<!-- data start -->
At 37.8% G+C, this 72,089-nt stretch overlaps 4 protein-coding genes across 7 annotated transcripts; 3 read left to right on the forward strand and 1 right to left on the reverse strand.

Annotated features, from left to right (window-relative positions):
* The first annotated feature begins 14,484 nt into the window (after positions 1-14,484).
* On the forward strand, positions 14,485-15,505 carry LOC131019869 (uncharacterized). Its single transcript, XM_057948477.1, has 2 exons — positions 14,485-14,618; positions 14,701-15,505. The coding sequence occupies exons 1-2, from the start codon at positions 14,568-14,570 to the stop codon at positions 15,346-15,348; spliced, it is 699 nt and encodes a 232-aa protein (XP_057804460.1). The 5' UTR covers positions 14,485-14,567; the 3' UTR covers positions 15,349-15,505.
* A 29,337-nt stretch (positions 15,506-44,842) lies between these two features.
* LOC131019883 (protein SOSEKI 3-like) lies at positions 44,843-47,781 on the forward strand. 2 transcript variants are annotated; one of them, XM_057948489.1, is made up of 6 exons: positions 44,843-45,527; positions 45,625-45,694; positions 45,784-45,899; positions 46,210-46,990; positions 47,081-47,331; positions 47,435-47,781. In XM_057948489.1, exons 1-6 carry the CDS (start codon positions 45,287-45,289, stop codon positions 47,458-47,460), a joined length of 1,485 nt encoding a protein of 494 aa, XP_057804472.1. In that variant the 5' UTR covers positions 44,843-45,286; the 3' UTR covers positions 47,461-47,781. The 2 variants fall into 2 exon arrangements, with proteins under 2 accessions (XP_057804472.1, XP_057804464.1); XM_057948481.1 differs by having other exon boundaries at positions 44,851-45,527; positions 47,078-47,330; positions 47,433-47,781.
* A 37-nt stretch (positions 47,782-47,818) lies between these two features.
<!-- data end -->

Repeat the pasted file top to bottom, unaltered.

At 37.8% G+C, this 72,089-nt stretch overlaps 4 protein-coding genes across 7 annotated transcripts; 3 read left to right on the forward strand and 1 right to left on the reverse strand.

Annotated features, from left to right (window-relative positions):
* The first annotated feature begins 14,484 nt into the window (after positions 1-14,484).
* On the forward strand, positions 14,485-15,505 carry LOC131019869 (uncharacterized). Its single transcript, XM_057948477.1, has 2 exons — positions 14,485-14,618; positions 14,701-15,505. The coding sequence occupies exons 1-2, from the start codon at positions 14,568-14,570 to the stop codon at positions 15,346-15,348; spliced, it is 699 nt and encodes a 232-aa protein (XP_057804460.1). The 5' UTR covers positions 14,485-14,567; the 3' UTR covers positions 15,349-15,505.
* A 29,337-nt stretch (positions 15,506-44,842) lies between these two features.
* LOC131019883 (protein SOSEKI 3-like) lies at positions 44,843-47,781 on the forward strand. 2 transcript variants are annotated; one of them, XM_057948489.1, is made up of 6 exons: positions 44,843-45,527; positions 45,625-45,694; positions 45,784-45,899; positions 46,210-46,990; positions 47,081-47,331; positions 47,435-47,781. In XM_057948489.1, exons 1-6 carry the CDS (start codon positions 45,287-45,289, stop codon positions 47,458-47,460), a joined length of 1,485 nt encoding a protein of 494 aa, XP_057804472.1. In that variant the 5' UTR covers positions 44,843-45,286; the 3' UTR covers positions 47,461-47,781. The 2 variants fall into 2 exon arrangements, with proteins under 2 accessions (XP_057804472.1, XP_057804464.1); XM_057948481.1 differs by having other exon boundaries at positions 44,851-45,527; positions 47,078-47,330; positions 47,433-47,781.
* A 37-nt stretch (positions 47,782-47,818) lies between these two features.